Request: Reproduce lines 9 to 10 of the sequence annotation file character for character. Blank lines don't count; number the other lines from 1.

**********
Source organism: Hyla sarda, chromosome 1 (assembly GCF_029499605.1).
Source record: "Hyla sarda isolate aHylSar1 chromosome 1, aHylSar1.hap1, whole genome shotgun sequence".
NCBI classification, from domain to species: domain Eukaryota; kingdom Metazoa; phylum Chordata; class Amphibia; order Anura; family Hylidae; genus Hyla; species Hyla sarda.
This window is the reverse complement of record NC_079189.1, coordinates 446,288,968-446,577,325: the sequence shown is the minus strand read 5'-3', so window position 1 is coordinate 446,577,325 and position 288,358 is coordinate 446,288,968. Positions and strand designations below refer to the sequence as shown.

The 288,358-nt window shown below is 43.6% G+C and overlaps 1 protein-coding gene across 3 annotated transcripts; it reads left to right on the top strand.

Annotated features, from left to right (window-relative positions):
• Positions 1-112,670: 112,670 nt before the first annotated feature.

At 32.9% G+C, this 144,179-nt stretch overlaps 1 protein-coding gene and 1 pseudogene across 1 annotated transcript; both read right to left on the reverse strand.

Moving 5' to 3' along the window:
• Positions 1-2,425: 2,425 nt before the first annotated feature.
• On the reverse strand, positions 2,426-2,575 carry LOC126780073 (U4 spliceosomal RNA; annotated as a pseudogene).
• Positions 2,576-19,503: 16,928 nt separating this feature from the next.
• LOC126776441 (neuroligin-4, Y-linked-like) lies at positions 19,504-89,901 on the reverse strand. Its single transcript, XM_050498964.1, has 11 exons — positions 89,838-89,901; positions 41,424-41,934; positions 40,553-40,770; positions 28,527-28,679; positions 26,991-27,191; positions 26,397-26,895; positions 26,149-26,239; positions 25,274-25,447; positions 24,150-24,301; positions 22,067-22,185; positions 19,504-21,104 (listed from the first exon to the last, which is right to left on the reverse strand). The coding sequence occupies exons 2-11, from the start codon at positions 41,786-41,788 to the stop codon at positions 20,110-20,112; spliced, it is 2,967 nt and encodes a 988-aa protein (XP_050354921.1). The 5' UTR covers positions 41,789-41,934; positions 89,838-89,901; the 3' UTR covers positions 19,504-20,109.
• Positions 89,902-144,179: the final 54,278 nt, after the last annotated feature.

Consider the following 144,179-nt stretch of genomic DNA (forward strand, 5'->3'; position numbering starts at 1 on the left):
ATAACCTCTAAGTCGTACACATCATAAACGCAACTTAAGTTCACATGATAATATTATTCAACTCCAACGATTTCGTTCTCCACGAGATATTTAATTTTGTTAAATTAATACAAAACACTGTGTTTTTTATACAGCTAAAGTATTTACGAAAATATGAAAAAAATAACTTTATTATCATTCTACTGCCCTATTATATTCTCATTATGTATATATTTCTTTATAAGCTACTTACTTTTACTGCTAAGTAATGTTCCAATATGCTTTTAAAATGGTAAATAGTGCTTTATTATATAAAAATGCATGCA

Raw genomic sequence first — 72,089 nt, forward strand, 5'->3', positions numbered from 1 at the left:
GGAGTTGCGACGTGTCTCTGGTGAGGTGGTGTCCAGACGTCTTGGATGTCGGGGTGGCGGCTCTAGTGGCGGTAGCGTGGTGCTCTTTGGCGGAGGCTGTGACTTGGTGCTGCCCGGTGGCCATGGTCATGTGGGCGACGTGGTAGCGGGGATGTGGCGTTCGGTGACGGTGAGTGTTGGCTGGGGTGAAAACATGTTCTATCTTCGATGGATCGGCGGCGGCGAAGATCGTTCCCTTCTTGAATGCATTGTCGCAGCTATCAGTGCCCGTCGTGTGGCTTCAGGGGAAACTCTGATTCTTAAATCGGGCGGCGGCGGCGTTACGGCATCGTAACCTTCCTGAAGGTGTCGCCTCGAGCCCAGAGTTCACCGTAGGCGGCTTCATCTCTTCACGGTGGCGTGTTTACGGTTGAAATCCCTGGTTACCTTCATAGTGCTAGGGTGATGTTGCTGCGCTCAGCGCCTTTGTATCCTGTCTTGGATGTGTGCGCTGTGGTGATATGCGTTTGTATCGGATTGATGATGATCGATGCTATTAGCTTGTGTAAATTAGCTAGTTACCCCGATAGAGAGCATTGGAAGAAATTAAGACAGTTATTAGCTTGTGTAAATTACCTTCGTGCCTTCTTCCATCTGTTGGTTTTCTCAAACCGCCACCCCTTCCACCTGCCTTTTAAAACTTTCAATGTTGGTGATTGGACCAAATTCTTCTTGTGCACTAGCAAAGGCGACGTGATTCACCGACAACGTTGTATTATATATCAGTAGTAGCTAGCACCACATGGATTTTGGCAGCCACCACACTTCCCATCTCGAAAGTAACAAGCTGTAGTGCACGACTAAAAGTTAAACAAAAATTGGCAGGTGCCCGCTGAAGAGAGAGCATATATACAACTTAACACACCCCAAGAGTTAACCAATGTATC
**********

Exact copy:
Moving 5' to 3' along the window:
• Positions 1-2,425: 2,425 nt before the first annotated feature.